An initiative to support community coalitions in using public engagement and problem solving to create greater racial equity, using the Dialogue to Change approach.
Problems and Purpose
The purpose of Communities Creating Racial Equity was twofold: 1) to help cross-sector community coalitions develop their own ability to create sustained civic engagement on issues of racial equity; and 2) to support those coalitions in learning with Everyday Democracy and each other about how to connect community engagement to measurable racial-equity outcomes.
Background History and Context
Everyday Democracy, formerly known as Study Circles Resource Center, has conducted dialogues with hundreds of communities across the country for over a decade. One of their on-going efforts was to continue learning about the various conditions that ensure dialogues resulted in concrete actions and more equitable democratic processes. Furthermore, in 2006, Everyday Democracy published a dialogue guide for community engagement titled Facing Racism in a Diverse Nation. The goal of the guide was to support communities in organizing widespread Dialogue to Change processes to deepen their understanding of structural racism and connect community problem solving with action. During this time, nonprofit leaders, community activists, and public officials in racially diverse communities were searching for more effective ways to engage community members in addressing racial inequities. Communities were requesting tools to connect public engagement with demonstrable impact.
CCRE was an initiative to partner with communities to advance learning around two areas: dialogue to action tools that support bridging the gap between engagement and impact and evaluation tools that communities can track and measure progress towards more racial equitable changes. From the beginning, CCRE was designed to be a learning initiative in that Everyday Democracy wanted to learn alongside communities about what is needed to support this work.
Organizing, Supporting, and Funding Entities
CCRE was funded by the W.K. Kellogg Foundation. Their support allowed Everyday Democracy to provide each community with technical assistance and fund teams to travel to learning exchange conferences around the U.S. Everyday Democracy also provided action grants of $10,000 for each site to implement and support actions that emerged through their Dialogue to Change processes.
Participant Recruitment and Selection
Through a request for proposal process, Everyday Democracy identified eight communities to participate in the CCRE project. Communities needed to demonstrate a commitment to organizing dialogue and collaborate with diverse community members for change on issues of racism and racial equity. In addition, Everyday Democracy intentionally selected communities that represented at least five regions in the U.S.: Deep South; West; Northwest; Southwest; Midwest; and Northeast.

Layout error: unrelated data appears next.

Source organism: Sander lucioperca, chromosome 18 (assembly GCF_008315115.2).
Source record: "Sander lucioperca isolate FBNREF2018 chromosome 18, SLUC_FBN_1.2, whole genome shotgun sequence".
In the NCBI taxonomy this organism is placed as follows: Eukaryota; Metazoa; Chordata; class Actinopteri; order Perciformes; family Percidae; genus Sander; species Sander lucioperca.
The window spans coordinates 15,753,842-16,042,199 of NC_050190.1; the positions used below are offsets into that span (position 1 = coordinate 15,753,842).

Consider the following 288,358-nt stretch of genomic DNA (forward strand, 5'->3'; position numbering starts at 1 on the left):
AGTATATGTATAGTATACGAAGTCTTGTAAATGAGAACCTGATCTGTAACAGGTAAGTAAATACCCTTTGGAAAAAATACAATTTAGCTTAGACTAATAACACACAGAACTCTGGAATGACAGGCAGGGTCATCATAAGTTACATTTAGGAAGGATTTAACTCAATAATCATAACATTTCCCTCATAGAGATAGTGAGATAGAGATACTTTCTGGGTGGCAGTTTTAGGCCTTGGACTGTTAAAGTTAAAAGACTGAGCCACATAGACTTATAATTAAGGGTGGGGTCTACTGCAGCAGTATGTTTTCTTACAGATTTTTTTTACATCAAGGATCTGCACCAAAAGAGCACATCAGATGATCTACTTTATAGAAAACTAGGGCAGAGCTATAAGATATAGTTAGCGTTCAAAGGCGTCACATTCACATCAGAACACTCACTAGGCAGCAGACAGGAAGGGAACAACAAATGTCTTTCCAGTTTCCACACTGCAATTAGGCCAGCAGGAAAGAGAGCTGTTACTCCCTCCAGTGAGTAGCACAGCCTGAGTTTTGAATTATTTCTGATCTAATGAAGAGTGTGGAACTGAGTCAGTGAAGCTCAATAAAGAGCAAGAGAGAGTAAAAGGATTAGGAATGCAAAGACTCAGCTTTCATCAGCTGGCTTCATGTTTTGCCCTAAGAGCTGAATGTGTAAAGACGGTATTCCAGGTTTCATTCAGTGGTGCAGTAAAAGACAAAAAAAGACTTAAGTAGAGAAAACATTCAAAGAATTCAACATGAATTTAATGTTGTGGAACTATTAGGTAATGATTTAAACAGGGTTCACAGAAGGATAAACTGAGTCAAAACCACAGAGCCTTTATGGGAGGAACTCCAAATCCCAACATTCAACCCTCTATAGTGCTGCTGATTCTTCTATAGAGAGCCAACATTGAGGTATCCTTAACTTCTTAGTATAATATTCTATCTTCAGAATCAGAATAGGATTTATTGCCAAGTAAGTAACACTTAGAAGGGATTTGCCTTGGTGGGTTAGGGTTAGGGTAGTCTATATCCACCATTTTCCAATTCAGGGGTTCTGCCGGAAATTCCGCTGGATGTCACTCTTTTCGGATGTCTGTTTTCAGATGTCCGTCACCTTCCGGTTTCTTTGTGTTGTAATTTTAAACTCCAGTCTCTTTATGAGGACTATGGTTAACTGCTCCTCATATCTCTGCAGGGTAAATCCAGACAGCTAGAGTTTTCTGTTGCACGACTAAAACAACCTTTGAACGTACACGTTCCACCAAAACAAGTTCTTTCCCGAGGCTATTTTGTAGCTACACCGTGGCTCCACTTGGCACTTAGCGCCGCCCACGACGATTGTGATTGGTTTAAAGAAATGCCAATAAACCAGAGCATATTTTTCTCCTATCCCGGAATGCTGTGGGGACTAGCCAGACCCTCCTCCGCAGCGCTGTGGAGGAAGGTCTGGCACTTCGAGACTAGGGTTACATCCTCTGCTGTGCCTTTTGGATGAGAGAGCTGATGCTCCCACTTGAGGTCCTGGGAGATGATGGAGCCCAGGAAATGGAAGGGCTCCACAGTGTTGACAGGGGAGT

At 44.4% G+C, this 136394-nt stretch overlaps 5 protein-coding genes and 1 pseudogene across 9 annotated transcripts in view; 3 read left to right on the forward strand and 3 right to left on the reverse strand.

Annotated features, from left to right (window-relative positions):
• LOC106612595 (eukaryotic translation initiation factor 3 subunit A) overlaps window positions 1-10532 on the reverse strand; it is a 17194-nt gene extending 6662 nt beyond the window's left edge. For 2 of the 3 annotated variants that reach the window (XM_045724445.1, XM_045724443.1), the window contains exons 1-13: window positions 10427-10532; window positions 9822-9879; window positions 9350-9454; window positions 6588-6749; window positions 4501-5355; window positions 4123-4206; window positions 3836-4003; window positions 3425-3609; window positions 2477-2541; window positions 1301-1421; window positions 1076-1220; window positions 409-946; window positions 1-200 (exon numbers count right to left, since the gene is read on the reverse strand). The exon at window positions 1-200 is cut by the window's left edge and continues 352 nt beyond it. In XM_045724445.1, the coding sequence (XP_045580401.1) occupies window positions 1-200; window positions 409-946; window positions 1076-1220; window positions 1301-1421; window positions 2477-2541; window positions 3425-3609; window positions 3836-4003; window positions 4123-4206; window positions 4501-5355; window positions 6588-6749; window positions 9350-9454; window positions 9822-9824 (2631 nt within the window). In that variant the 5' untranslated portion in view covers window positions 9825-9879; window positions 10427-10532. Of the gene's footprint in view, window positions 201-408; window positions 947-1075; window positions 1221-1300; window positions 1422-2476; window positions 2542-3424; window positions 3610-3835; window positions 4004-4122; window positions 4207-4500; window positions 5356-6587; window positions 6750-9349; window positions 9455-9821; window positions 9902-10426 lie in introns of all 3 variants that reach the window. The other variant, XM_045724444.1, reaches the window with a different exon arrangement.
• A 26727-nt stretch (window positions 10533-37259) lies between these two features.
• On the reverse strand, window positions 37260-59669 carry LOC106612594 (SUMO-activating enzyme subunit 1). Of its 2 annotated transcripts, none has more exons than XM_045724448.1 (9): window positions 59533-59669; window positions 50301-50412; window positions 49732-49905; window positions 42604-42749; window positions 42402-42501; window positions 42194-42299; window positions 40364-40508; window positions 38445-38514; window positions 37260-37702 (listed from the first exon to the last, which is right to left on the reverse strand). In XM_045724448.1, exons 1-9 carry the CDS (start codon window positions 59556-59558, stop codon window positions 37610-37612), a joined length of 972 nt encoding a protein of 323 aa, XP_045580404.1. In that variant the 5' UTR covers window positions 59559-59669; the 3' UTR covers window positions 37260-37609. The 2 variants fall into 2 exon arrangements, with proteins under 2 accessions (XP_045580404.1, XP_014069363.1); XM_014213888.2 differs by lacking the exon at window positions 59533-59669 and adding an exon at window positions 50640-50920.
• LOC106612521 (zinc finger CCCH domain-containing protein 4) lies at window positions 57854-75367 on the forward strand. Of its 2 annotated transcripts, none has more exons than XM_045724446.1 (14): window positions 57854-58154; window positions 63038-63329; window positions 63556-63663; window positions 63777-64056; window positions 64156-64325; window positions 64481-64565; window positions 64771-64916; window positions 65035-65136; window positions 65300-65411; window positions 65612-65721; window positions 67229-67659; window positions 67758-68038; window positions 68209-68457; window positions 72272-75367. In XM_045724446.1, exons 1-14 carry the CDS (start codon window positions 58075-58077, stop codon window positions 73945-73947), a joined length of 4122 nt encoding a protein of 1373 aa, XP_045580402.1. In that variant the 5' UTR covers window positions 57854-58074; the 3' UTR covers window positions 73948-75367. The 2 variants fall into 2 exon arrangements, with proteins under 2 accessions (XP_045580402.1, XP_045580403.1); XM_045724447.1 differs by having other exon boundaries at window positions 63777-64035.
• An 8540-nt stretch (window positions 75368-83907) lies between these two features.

The eight communities selected were Stratford, CT; Syracuse, NY; Montgomery County Public Schools, MD; Hopkinsville, KY; Lynchburg, VA; Jacksonville, FL; South Sacramento, CA; and New Haven, CT. All communities were at different phases of the Dialogue to Change process ranging from the organizing phase to having established dialogue programs. Everyday Democracy contracted with an evaluator from Center for Assessment and Policy Development to work with community coalitions as they created logic models (also known as “road maps”) and evaluation plans to track progress throughout the initiative.
Methods and Tools Used
Communities used the Dialogue to Change method to develop cross-sector coalitions to create sustained civic engagement on issues of racial equity. Logic Models were also used as a tool for communities to assess their own progress towards racial equity goals. In-depth stakeholder interviews and cross-site surveys were conducted to collect data for evaluating the CCRE initative.
What Went On: Process, Interaction, and Participation
Between 2008-2010, CCRE communities were engaged in dialogues, action planning, action implementation and evaluation. Throughout this time, Everyday Democracy’s technical assistance included coaching, training and site visits from multi-racial staff team assigned to each site. Tools including dialogue guides, how-to materials and resources about structural racism and racial equity were shared as well. Additionally, Everyday Democracy hosted two Learning Exchanges (LEX) during 2008-2010. The LEX provided a forum for networking and cross-site learning around the successes and challenges of implementing Dialogue to Change with a racial equity lens. Everyday Democracy offered $10,000 action grants for each site to support actions that resulted from the dialogues.